Smoked mustard goes great with ham, pork, or you can use it as a topping for your sandwiches.

#6 Water and Ice

Many people love to add a little extra flavor to their drinks. If you’re one of them, smoked water is a perfect way to add a smoky flavor to your favorite drink.

To make smoked water, place water in a large glass bowl or smoker-safe dish. Set the smoker to around 200°F, but no more than 225°F as that’s when water starts boiling. Close the lid and allow it to smoke for 2-3 hours, or until you’re happy with the color and taste.

Use a strainer or cheesecloth to strain the water, this removes any particles that may have been flying around the cook chamber. Use the smoked water to make smoked ice tea or smoked lemonade.

You can even pour the water into molds and freeze it to make smoked ice cubes for your favorite drinks.

#7 Cheese

You may think that cheese is too acidic for smoking but that’s simply not true. You can cold smoke any type of cheese but Mozzarella, Gouda, and Pepper Jack are some of the most popular to smoke.

Softer cheeses will crumble and retain too much smoke, making them taste too acrid. If you’re thinking about cold some, be sure to check out my blog post on how to cold smoke cheese on the Pit Boss.

#8 Capers

To smoke your capers, drain and coat with olive oil. place them in a single layer on an aluminum foil-covered pan. For cold smoking, use the cooking chamber as a holding place and fill the tube with your favorite pellets. Smoke for 3-4 hours or until they are suited to your taste.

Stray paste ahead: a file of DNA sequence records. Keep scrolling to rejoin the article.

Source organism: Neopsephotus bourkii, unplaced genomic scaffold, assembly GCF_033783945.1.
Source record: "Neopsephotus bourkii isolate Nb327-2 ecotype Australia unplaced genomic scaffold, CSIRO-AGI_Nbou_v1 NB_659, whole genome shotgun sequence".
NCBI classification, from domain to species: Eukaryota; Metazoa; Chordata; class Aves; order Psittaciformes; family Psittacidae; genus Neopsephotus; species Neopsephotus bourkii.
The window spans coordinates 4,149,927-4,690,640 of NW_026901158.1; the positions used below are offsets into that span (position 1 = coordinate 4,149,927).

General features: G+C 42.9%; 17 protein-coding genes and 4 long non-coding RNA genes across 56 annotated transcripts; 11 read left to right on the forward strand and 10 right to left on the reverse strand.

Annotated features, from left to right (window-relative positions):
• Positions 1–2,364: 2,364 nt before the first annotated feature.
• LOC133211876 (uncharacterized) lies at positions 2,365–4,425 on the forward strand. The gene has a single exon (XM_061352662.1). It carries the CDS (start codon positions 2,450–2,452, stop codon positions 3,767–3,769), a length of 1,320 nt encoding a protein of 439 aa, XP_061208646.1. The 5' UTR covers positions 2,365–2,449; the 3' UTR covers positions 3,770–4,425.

If hot smoking set the temperature to 200°-225°F and smoke for 1-3 hours. Once done, remove from the grill and allow them to rest before enjoying them with your favorite food.

#9 Lemon

smoked lemon

Smoked lemon goes great with fish. To smoke a lemon, use a sharp knife and cut in half crosswise, remove the seeds with your hands or fork. Place the flesh side up directly on the cooking grates and smoke using hot or cold smoking techniques.

#10 Ketchup

Smoked ketchup is much like any other smoked food, it just has a richer flavor. You can use this for all of your barbeque sauce needs. You can smoke store-bought or make your own.

To smoke ketchup, set the smoker to 250°F and use any flavored pellets you have on hand. Pour some ketchup in a smoker-safe medium-sized bowl and set it directly on the grates.

Close the lid and let it smoke for 2 hours, stirring every hour.

You’ll know it’s done when the sugars caramelize and it becomes darker.

#11 Nuts

smoked nuts

Smoking nuts is a great way to add a smoky flavor and make a delicious snack. You can use any type of nut you like, but I prefer using almonds, pecans, or cashews.

To hot smoke nuts, set the smoker to 225°F, using fruitwood (apple) pellets, indirect heat, smoke for 1-2 hours stirring every 15-30 minutes. Pour some nuts in a smoker-safe bowl or sheet pan and set it directly on the grates.

If you want more of a smoky flavor, use hickory, mesquite, or oak pellets.

When cold smoking, smoke for no more than an hour. Infusing too much smoke into the nuts will cause them to take on a burned, sooty flavor.

#12 Hot Sauce

Smoking hot sauce is a great way to add flavor and complexity to your sauce. Start by selecting a hot sauce that you like the flavor of, and then smoke it using your favorite wood chips.

You can even make your own homemade hot sauce and smoke the peppers before making the sauce. Smoke the peppers on the smoker at 225°F for 10-20 minutes, careful so they don’t get too charred. They can also be cold smoked if you prefer cold smoking the peppers.